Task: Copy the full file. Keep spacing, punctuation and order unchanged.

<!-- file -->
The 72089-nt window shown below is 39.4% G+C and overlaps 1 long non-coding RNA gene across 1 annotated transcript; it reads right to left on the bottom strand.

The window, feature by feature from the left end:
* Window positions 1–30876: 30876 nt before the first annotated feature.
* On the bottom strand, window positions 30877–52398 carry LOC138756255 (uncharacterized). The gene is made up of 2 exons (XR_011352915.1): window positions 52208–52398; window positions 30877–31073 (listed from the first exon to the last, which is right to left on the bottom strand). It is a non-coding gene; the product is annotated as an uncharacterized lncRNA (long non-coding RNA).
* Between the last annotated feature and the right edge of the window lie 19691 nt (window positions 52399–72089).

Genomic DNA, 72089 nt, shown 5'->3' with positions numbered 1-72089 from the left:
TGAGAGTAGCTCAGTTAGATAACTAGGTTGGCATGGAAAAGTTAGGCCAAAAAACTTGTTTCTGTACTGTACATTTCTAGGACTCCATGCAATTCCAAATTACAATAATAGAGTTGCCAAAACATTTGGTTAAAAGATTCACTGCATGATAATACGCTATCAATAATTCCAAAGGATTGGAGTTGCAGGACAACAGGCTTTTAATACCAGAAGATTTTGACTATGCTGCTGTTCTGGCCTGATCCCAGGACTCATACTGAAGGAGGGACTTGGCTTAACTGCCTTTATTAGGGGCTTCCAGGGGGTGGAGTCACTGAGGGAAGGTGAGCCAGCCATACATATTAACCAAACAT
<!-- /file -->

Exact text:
The 72089-nt window shown below is 39.4% G+C and overlaps 1 long non-coding RNA gene across 1 annotated transcript; it reads right to left on the bottom strand.

The window, feature by feature from the left end:
* Window positions 1–30876: 30876 nt before the first annotated feature.
* On the bottom strand, window positions 30877–52398 carry LOC138756255 (uncharacterized). The gene is made up of 2 exons (XR_011352915.1): window positions 52208–52398; window positions 30877–31073 (listed from the first exon to the last, which is right to left on the bottom strand). It is a non-coding gene; the product is annotated as an uncharacterized lncRNA (long non-coding RNA).
* Between the last annotated feature and the right edge of the window lie 19691 nt (window positions 52399–72089).

Genomic DNA, 72089 nt, shown 5'->3' with positions numbered 1-72089 from the left:
TGAGAGTAGCTCAGTTAGATAACTAGGTTGGCATGGAAAAGTTAGGCCAAAAAACTTGTTTCTGTACTGTACATTTCTAGGACTCCATGCAATTCCAAATTACAATAATAGAGTTGCCAAAACATTTGGTTAAAAGATTCACTGCATGATAATACGCTATCAATAATTCCAAAGGATTGGAGTTGCAGGACAACAGGCTTTTAATACCAGAAGATTTTGACTATGCTGCTGTTCTGGCCTGATCCCAGGACTCATACTGAAGGAGGGACTTGGCTTAACTGCCTTTATTAGGGGCTTCCAGGGGGTGGAGTCACTGAGGGAAGGTGAGCCAGCCATACATATTAACCAAACAT